How to Receive and Entertain Paying Guests on a Farm


Plenty of city-dwellers have a sort of atavistic desire to get back to the soil, or a yearning to get their hands dirty on a farm without actually have to do it for a

living. At the same time, the hospitality industry has evolved to the point where a beach view and cocktails are no longer enough for many holidaymakers: many people

now volunteer their services in Third World countries to get away from it all, or spend a week pretending they’re hobbits. In either case, the value lies in having an

experience that’s both educational and memorable.

Farm life in itself will be a novelty for most people, and although the work never really ends, the pace of life on a farm tends to be more sedate than what many

people are used to.

Facilities You’ll Need

Visitors to a farm will not always understand things like how dangerous moving machinery and vehicles can be, so it’s definitely advisable to look into liability

insurance and make sure everything that needs a warning sign has one. Where small children are concerned, it may be necessary to erect physical barriers such as fences

in some cases, just in case one of them feels like trying to pet that cute bull in his paddock.

As for the rest, the type and and quality of amenities you’ll require depends on your target market – which should be defined as precisely as possible – and the

experience you wish to give them. Clearly, offering overnight

accommodation makes a major difference in the amount of work to be done, but also in the prices you can charge visitors. School groups may be satisfied with bunk

beds in a converted stable, and the more rustic the better. Families will require hotel-style suites, while people looking to get a taste of the outdoors will probably

be happy sleeping under canvas.

The latter is by far the cheapest available option, requiring only that you choose a corner of the farm to build sanitary facilities and other essentials on. The kind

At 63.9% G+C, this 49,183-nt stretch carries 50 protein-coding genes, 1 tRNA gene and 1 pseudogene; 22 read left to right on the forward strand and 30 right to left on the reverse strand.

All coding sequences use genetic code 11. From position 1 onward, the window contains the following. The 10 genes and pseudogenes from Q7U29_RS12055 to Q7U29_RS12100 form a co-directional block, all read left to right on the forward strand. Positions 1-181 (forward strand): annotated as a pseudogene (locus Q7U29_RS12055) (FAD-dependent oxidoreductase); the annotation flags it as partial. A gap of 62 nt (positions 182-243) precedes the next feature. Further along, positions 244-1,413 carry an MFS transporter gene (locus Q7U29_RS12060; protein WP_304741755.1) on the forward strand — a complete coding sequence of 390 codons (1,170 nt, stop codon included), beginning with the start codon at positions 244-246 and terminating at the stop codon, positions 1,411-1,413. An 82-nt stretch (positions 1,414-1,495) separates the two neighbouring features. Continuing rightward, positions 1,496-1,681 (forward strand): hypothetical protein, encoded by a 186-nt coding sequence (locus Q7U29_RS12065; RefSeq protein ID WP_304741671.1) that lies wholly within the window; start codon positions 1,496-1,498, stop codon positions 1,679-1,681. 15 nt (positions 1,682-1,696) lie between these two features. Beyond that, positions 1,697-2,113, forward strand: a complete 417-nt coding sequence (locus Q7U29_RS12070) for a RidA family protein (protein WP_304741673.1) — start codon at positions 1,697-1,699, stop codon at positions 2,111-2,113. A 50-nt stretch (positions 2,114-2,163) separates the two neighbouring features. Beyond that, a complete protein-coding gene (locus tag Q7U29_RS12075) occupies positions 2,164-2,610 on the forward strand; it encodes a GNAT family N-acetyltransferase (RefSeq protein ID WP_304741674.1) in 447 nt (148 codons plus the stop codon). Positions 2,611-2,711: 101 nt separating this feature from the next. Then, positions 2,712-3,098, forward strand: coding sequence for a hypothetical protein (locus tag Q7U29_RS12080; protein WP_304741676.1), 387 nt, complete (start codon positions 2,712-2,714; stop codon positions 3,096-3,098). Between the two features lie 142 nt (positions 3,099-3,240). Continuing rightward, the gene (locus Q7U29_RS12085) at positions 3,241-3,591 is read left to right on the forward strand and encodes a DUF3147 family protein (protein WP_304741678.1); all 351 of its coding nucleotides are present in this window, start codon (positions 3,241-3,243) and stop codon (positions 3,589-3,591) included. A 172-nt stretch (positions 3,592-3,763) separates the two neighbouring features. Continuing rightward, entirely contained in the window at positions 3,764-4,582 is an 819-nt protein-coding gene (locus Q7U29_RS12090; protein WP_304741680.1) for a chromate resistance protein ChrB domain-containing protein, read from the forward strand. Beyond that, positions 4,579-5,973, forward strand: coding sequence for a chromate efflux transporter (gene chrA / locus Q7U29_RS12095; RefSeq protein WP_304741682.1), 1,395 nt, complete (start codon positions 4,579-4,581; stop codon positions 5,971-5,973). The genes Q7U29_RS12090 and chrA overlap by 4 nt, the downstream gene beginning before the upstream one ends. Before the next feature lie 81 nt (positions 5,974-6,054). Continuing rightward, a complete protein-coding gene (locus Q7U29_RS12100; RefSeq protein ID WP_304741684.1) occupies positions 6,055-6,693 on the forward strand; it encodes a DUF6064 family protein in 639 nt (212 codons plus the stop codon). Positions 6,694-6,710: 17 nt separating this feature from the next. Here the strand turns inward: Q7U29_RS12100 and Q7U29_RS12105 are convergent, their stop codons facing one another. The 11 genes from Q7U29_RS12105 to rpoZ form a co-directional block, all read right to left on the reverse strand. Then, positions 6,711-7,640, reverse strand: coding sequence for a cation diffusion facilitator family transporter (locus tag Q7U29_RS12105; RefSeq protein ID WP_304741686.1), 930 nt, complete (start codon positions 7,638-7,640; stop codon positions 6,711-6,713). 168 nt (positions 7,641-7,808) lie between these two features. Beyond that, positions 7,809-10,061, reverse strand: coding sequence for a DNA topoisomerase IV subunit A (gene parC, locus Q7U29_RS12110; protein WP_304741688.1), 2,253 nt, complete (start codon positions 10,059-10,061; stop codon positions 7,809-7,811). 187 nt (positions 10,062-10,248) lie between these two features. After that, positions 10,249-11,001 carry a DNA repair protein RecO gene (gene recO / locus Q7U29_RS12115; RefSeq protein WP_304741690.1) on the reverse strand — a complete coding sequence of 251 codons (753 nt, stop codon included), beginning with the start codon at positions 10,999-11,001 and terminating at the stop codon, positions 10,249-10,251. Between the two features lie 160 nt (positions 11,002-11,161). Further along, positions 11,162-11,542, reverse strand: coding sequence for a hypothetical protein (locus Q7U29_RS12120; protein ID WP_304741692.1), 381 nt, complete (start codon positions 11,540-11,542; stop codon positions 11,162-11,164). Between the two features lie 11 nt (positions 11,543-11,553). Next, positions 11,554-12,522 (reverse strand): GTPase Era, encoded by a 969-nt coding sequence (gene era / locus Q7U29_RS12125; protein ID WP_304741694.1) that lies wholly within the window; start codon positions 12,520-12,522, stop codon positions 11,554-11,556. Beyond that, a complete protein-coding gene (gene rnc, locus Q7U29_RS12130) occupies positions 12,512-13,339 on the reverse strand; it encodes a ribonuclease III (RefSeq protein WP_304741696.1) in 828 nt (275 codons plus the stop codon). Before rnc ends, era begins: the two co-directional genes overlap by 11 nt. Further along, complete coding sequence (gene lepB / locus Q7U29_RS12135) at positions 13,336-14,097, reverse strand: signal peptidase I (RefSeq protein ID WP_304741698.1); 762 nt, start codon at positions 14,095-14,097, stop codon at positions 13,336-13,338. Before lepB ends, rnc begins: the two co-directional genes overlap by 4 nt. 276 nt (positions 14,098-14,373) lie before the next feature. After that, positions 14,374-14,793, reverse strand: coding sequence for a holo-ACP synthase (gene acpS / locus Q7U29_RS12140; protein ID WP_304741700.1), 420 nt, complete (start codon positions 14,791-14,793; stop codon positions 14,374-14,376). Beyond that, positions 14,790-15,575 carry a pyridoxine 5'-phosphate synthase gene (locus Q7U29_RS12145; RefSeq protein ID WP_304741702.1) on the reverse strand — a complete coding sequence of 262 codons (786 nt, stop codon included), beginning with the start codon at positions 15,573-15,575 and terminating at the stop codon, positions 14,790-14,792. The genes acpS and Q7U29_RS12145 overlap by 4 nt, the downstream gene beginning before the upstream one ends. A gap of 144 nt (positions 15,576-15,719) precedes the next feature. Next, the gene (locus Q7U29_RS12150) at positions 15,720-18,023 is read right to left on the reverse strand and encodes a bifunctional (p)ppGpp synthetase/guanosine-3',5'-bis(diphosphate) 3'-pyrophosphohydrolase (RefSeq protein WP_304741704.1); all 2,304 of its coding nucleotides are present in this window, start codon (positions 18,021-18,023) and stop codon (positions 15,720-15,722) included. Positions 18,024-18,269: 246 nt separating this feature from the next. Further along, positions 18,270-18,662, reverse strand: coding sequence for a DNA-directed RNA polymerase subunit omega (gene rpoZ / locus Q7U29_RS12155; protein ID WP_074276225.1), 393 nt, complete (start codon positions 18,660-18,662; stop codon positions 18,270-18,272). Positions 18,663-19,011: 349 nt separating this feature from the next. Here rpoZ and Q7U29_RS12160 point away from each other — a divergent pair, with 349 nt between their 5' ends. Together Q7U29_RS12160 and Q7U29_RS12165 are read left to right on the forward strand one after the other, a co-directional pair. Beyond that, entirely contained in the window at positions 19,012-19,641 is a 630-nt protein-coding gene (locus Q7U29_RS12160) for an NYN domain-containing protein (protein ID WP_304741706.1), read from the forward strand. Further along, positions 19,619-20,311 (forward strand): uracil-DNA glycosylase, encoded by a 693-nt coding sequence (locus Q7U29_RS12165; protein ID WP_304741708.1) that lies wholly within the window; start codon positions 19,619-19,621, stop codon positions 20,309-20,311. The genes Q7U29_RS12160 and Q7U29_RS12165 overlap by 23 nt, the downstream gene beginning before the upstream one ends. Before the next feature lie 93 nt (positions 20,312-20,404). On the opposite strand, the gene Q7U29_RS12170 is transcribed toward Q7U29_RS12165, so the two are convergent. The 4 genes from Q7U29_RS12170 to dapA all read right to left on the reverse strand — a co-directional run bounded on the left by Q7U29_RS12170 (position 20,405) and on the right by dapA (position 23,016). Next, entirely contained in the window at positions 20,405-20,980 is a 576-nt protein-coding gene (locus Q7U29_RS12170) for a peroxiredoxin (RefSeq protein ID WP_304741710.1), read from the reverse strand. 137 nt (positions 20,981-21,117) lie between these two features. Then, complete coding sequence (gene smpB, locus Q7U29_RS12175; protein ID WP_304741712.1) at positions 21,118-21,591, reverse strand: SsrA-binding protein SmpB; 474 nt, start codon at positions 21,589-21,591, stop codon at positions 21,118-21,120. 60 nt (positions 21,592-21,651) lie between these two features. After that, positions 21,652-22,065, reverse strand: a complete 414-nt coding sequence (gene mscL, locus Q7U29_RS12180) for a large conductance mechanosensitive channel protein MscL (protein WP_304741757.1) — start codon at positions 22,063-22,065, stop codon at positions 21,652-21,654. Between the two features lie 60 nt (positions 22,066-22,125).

of people who might like to visit a farm will probably not have tents, camping stoves and other essentials, so you will have to keep these on hand. This route offers a

good place to start without spending too much outright, so just click here to sketch out a rough budget – Tents and Camp Gear even selected the best tents for families.

Activities to Offer

Unless you intend to cease productive farming entirely, there’s no need to overcomplicate things. Guests will want to know more about where their food comes from,

what’s required to bring it to their tables and breathe some fresh air, not visit an amusement park.

You’re already in luck if your property contains a river or large pond, as many visitors will never have swum in anything other than a swimming pool. Areas left wild

can offer nature walks, while allowing people to lend a hand with the ordinary chores involved in caring for animals will already help to make their trip memorable. Of

course, necessary steps such as branding and castrating livestock are best kept out of sight and


People with the talent to spin a tale will have a certain advantage, as children but also adults will be eager to learn more about how farming works. Topics such as

the uses of what the farm produces, problem plants, organic farming methods and the general lifestyle will all be of interest to both young and old, whether in

presented in the form of semi-formal tours and lectures or just by sharing knowledge at appropriate moments.

Simulating the Simple Life

Farmwork isn’t all about rearing lambs by hand and eating peaches directly from the tree, although belaboring this point overmuch is not the best way to involve your

visitors’ hearts and minds. In a world where many children think pork chops and plums grow in styrofoam trays, farmers have a kind of responsibility to educate the

public as to what is involved in what goes into keeping the world fed, the ecological cost of certain farming methods and the way in which we’re all dependent on the

planet’s overall health.